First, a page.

Mentalization and Psychosis: A Rationale for the Use of Mentalization Theory to Understand and Treat Non-affective Psychotic Disorder

J. G. Weijers*, C. ten Kate, M. Debbane, A. W. Bateman, S. de Jong, J-P C. J. Selten, E. H. M. Eurelings-Bontekoe

*Corresponding author for this work

Research output: Contribution to journalArticleAcademicpeer-review

11 Citations (Web of Science)

Abstract

Social functioning can be severely impaired in non-affective psychotic disorder (NAPD). Current models of psychosis pathogenesis do not tend to focus on social dysfunction and pharmacological treatment fails to ameliorate it. In this article, we propose that mentalization theory provides a valuable contribution to the understanding and treatment of NAPD. Impaired mentalizing may contribute to both positive and negatives symptoms as well as social dysfunction observed in NAPD. Furthermore, impaired mentalizing may help explain the relation between childhood abuse, insecure attachment and psychosis. Mentalization based treatment may contribute to the functional recovery of NAPD patients as it targets the social cognitive processes underlying social interaction. The article includes a description of the principles of MBT in general, specific characteristics of using MBT with patients with NAPD and a clinical vignette to illustrate these principles.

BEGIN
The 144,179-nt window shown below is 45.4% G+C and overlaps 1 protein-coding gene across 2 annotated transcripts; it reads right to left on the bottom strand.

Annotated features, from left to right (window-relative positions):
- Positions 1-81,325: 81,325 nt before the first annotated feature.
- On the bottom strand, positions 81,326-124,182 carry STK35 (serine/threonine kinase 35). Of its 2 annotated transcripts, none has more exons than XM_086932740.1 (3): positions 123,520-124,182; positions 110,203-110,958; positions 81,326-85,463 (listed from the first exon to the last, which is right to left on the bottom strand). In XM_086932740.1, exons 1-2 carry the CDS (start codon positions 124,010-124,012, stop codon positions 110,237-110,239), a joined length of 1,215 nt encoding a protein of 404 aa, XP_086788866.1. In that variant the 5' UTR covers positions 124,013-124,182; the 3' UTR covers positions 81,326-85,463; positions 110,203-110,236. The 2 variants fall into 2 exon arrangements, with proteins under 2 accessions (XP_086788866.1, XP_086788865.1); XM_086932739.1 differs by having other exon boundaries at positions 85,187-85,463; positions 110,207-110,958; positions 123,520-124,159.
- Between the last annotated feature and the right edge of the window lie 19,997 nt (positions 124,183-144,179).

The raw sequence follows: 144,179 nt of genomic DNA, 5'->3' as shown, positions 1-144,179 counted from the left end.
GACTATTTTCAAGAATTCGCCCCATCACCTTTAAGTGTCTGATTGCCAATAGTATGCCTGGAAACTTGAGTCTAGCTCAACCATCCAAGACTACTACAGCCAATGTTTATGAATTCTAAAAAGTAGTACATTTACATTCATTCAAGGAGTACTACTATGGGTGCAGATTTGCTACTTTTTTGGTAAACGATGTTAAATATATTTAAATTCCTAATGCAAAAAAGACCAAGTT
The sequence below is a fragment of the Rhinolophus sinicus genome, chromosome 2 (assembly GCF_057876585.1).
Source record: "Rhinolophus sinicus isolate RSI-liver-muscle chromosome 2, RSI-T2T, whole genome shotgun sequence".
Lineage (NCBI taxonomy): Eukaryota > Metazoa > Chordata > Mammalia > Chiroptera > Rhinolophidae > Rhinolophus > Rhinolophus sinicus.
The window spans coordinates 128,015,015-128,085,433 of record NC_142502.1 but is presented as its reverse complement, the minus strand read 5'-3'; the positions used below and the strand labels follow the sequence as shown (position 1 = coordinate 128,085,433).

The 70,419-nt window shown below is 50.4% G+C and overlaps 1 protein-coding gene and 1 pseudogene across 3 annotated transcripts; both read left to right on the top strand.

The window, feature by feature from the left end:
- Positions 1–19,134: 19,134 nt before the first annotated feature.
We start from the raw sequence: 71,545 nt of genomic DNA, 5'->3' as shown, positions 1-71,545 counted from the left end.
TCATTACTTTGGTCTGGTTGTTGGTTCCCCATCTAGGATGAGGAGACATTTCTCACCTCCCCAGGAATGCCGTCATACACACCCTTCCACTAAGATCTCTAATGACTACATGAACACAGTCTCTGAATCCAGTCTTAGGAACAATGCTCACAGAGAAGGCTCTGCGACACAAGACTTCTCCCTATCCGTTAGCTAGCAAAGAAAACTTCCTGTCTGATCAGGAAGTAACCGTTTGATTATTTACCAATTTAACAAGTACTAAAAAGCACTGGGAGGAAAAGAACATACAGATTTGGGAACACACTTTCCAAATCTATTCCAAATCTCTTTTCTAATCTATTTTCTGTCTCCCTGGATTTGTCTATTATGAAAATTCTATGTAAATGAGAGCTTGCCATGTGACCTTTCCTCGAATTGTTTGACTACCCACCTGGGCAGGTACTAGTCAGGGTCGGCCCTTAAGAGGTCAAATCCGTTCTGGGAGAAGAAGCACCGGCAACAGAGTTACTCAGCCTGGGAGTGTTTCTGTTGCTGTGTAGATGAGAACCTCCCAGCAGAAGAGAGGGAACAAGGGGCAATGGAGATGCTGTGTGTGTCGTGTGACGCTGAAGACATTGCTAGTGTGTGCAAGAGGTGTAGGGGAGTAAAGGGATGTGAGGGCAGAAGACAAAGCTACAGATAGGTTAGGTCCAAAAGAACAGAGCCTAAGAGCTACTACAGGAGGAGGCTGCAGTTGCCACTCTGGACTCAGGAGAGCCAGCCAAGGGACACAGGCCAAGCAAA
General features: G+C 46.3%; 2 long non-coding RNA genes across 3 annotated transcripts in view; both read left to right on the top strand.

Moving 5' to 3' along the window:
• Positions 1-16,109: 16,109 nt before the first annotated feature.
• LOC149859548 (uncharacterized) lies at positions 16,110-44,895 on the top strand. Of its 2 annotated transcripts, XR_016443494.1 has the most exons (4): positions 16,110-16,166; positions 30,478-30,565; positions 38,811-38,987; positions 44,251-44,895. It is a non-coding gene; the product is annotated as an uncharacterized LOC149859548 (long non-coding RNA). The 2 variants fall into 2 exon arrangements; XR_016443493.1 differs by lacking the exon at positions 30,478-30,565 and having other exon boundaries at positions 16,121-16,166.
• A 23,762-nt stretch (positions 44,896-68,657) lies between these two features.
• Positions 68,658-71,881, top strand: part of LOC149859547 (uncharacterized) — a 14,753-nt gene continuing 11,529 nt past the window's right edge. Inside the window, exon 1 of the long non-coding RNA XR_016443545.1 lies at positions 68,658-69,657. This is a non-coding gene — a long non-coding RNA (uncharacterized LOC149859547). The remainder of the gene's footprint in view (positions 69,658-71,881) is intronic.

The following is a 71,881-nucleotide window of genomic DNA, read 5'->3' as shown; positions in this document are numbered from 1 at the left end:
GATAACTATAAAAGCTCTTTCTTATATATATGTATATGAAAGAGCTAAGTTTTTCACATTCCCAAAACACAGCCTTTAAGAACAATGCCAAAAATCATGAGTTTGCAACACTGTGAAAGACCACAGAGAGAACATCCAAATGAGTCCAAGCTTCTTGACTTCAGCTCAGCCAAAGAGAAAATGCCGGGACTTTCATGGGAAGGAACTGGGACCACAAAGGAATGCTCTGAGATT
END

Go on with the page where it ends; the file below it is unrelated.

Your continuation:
Original languageEnglish
Pages (from-to)223-232
Number of pages10
JournalJournal of Contemporary Psychotherapy
Volume50
Issue number3
DOIs
Publication statusPublished - Sep 2020

Keywords

  • Psychosis
  • Schizophrenia
  • Attachment theory
  • Mentalizing
  • Epistemic trust
  • Mentalization based treatment
  • BORDERLINE PERSONALITY-DISORDER
  • SERIOUS MENTAL-ILLNESS
  • EARLY INTERVENTION
  • ADULT ATTACHMENT
  • SOCIAL COGNITION
  • EPISTEMIC TRUST
  • HIGH-RISK
  • SCHIZOPHRENIA
  • RECOVERY
  • SELF

Cite this